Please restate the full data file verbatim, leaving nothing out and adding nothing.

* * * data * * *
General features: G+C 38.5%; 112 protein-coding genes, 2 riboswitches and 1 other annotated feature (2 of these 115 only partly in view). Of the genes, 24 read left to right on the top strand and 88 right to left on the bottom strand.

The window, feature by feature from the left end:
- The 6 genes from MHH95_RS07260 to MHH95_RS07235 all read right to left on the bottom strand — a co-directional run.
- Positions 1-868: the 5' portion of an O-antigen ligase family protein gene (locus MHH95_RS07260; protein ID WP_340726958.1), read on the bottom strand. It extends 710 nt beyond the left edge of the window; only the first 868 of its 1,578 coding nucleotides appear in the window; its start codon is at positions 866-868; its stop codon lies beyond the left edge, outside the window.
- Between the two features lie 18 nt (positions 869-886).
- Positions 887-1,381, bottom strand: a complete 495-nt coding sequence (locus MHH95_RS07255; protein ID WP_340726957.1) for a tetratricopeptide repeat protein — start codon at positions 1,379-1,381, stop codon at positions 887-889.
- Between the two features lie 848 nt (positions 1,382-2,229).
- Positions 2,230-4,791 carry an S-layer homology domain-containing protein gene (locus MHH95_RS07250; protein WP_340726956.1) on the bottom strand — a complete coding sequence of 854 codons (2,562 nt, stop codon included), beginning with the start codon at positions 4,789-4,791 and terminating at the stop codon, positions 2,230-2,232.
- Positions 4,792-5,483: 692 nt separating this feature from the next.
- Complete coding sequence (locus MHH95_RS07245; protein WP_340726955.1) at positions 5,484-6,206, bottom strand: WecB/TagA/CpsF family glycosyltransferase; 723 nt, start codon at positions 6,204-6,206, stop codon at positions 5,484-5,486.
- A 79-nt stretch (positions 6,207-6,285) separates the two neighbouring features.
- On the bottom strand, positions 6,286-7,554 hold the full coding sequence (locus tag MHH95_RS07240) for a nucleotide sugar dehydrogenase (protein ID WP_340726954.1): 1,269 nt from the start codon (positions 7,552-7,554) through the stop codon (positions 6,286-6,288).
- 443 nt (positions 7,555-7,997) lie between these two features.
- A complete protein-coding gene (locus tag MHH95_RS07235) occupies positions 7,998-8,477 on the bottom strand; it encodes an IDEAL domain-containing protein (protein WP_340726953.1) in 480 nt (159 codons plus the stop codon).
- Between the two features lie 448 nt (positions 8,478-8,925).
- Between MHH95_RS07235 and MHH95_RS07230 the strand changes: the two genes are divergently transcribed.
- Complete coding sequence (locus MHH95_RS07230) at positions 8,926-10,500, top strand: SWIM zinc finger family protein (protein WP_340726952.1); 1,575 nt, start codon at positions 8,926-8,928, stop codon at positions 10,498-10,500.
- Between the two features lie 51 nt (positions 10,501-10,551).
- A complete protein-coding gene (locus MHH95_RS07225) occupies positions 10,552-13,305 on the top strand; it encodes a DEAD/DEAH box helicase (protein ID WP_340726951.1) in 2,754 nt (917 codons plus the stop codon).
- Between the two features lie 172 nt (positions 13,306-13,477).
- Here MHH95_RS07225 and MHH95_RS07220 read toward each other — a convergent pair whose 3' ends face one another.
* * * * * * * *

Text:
General features: G+C 38.5%; 112 protein-coding genes, 2 riboswitches and 1 other annotated feature (2 of these 115 only partly in view). Of the genes, 24 read left to right on the top strand and 88 right to left on the bottom strand.

The window, feature by feature from the left end:
- The 6 genes from MHH95_RS07260 to MHH95_RS07235 all read right to left on the bottom strand — a co-directional run.
- Positions 1-868: the 5' portion of an O-antigen ligase family protein gene (locus MHH95_RS07260; protein ID WP_340726958.1), read on the bottom strand. It extends 710 nt beyond the left edge of the window; only the first 868 of its 1,578 coding nucleotides appear in the window; its start codon is at positions 866-868; its stop codon lies beyond the left edge, outside the window.
- Between the two features lie 18 nt (positions 869-886).
- Positions 887-1,381, bottom strand: a complete 495-nt coding sequence (locus MHH95_RS07255; protein ID WP_340726957.1) for a tetratricopeptide repeat protein — start codon at positions 1,379-1,381, stop codon at positions 887-889.
- Between the two features lie 848 nt (positions 1,382-2,229).
- Positions 2,230-4,791 carry an S-layer homology domain-containing protein gene (locus MHH95_RS07250; protein WP_340726956.1) on the bottom strand — a complete coding sequence of 854 codons (2,562 nt, stop codon included), beginning with the start codon at positions 4,789-4,791 and terminating at the stop codon, positions 2,230-2,232.
- Positions 4,792-5,483: 692 nt separating this feature from the next.
- Complete coding sequence (locus MHH95_RS07245; protein WP_340726955.1) at positions 5,484-6,206, bottom strand: WecB/TagA/CpsF family glycosyltransferase; 723 nt, start codon at positions 6,204-6,206, stop codon at positions 5,484-5,486.
- A 79-nt stretch (positions 6,207-6,285) separates the two neighbouring features.
- On the bottom strand, positions 6,286-7,554 hold the full coding sequence (locus tag MHH95_RS07240) for a nucleotide sugar dehydrogenase (protein ID WP_340726954.1): 1,269 nt from the start codon (positions 7,552-7,554) through the stop codon (positions 6,286-6,288).
- 443 nt (positions 7,555-7,997) lie between these two features.
- A complete protein-coding gene (locus tag MHH95_RS07235) occupies positions 7,998-8,477 on the bottom strand; it encodes an IDEAL domain-containing protein (protein WP_340726953.1) in 480 nt (159 codons plus the stop codon).
- Between the two features lie 448 nt (positions 8,478-8,925).
- Between MHH95_RS07235 and MHH95_RS07230 the strand changes: the two genes are divergently transcribed.
- Complete coding sequence (locus MHH95_RS07230) at positions 8,926-10,500, top strand: SWIM zinc finger family protein (protein WP_340726952.1); 1,575 nt, start codon at positions 8,926-8,928, stop codon at positions 10,498-10,500.
- Between the two features lie 51 nt (positions 10,501-10,551).
- A complete protein-coding gene (locus MHH95_RS07225) occupies positions 10,552-13,305 on the top strand; it encodes a DEAD/DEAH box helicase (protein ID WP_340726951.1) in 2,754 nt (917 codons plus the stop codon).
- Between the two features lie 172 nt (positions 13,306-13,477).
- Here MHH95_RS07225 and MHH95_RS07220 read toward each other — a convergent pair whose 3' ends face one another.